publication represents the amalgamation of two
separate regional publications:
The Regional Competitiveness Indicators and the Regional Development
Agency (RDA) ‘State
of the Region’ Core Indicators.
the same time as combining the Regional
Competitiveness Indicators and the ‘State
of the Region’ Core Indicators we have
introduced a number of revisions and changes.
(SQW Ltd and Oxford Economic Forecasting)
recommendations for RDA Evaluation and
Performance Monitoring Frameworks were that 11
indicators should be core for RDAs.
Those now incorporated in the combined
indicator set (with their table numbers) are:
Value Added (on a workplace basis) per
head of population
GVA per head
formations per 10,000 adults
rate (ILO definition)
of adults with NVQ level 4
of adults with no qualifications
of residents within families dependent
on Income Support benefits
of derelict land
for inclusion but not incorporated in this set
– volume of non-recycled waste
Wildlife – population of birds
both these indicators the available
information is included in the Department of
the Environment, Food and Rural Affairs (DEFRA)
Quality of Life Counts at http://www.sustainable-development.gov.uk/indicators/regional/
which previously appeared in the State
of the Region Core Indicators, but which
will not now appear in the combined set
(either because they were not recommended by
SQW for inclusion, or were not already part of
Competitiveness Indicators) are:
of the population with above average living
Percentage of dwellings built on previously
Percentage of Employers with Current Hard to
Percentage of Employees undertaking
work-related training in the last 13 weeks
Percentage of Medium/Large Organisations
recognised as Investors in People (see below)
Following a consultation exercise carried out
during winter 2001/2002 we have introduced a
number of small changes to the Regional
Competitiveness Indicators themselves.
The most significant change is dropping
figures for Investors in People (IIP), which
were reported to be among those least used.
Statistics on regional recognitions for
IIP can be found at http://www.iipuk.co.uk/IIP/Internet/ResearchandDevelopment/StatisticsontheStandard
Competitiveness Indicators have always
been associated with the DTI’s Business
Competitiveness Indicators, available via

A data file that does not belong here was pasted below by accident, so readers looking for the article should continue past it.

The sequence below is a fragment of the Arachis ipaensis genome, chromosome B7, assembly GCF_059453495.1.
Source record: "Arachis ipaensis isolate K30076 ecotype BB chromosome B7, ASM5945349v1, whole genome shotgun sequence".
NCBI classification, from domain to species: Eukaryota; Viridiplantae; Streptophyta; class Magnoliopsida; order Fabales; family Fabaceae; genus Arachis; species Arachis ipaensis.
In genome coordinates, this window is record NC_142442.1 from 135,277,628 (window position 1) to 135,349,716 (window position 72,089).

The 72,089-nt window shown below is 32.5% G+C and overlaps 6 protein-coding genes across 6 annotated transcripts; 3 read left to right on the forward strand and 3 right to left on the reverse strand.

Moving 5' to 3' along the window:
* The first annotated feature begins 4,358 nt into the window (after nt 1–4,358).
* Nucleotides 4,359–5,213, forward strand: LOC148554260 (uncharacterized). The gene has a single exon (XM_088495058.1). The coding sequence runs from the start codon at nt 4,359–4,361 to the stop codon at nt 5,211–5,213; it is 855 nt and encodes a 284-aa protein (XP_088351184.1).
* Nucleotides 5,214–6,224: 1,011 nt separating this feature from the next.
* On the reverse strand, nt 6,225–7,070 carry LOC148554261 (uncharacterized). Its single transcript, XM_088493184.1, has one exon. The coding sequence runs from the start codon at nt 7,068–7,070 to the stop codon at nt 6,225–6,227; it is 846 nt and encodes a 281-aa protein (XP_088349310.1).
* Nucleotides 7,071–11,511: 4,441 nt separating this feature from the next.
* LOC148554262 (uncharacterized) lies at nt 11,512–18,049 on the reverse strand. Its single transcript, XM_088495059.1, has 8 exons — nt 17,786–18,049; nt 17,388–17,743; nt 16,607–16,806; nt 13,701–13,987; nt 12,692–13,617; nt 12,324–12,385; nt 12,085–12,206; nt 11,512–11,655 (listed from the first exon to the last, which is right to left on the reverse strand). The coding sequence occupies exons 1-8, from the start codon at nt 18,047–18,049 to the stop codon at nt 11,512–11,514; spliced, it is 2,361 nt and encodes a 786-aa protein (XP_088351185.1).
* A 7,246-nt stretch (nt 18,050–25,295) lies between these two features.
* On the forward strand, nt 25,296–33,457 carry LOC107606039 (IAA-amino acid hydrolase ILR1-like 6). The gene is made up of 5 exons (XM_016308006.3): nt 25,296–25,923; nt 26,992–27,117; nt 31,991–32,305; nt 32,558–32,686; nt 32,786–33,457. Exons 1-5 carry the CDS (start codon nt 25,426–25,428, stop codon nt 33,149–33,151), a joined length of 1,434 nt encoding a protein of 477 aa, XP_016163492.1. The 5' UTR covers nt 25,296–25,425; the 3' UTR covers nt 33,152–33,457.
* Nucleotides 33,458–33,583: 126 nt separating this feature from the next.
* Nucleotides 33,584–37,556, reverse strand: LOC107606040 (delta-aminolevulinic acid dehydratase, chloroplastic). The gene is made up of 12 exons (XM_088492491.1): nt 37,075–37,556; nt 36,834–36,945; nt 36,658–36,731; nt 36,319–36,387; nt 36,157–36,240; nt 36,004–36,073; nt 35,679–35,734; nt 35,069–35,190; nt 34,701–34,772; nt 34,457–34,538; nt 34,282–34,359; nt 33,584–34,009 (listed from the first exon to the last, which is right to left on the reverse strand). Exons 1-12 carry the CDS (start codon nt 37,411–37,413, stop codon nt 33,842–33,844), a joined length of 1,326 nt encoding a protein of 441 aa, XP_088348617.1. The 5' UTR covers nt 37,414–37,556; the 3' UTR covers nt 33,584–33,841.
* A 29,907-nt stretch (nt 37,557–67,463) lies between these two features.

the DTI’s regional statistics website.
Up until now these have formed a subset
of the Regional
Competitiveness Indicators, giving
statistics at sub-regional level, down to
Learning and Skills Council Areas, NUTS3, or
Local Authority/Unitary Authority level,
depending on the availability of data.
of the Region Core Indicators, too, have
always been available to sub-regional level
where suitable data exists.
Competitiveness Indicators will continue
to provide data to sub-regional levels.
copy of the report on the consultation on the
Regional Competitiveness Indicators is
available from Philip White, at the address
given on the first page of this report.
Further comments on the content and
layout of the Regional Competitiveness
Indicators are welcome and should similarly be
sent to Philip.
aim of the Regional
Competitiveness Indicators was to present
statistical information that illustrated the
factors that contributed to regional
competitiveness. They were not intended to measure the performance of the
Government Offices or the devolved
administrations, but were designed to assist
those responsible for developing regional
‘State of the Region’ Core Indicators
(as developed by SQW) were originally designed
to measure progress towards sustainable
economic development, skills and social
regeneration and to provide monitoring and
evaluation guidance for the RDAs.
are 16 indicators in this publication.
They are intended to give a balanced
picture of all the statistical information
relevant to regional competitiveness and the
state of the regions.
DTI also publishes UK
Competitiveness Indicators (see http://www.dti.gov.uk/opportunityforall/indicators2/index.htm),
which present a set of indicators designed to
measure the UK’s progress in the knowledge
data are available on a consistent basis they
are presented for Government Office Regions
and for Wales, Scotland and Northern Ireland. For ease of expression, the term ‘region’ is sometimes
used in the text to refer both to Government
Office Regions and to the devolved
of the indicators is described in turn,
including explanations as to how it is
compiled and what it measures.
The tables relating to each indicator
can be found at the back of the publication.
Technical and methodological issues associated
with the indicators are described in the Definitions
| index |
Home - Search - Site Map - Contact Us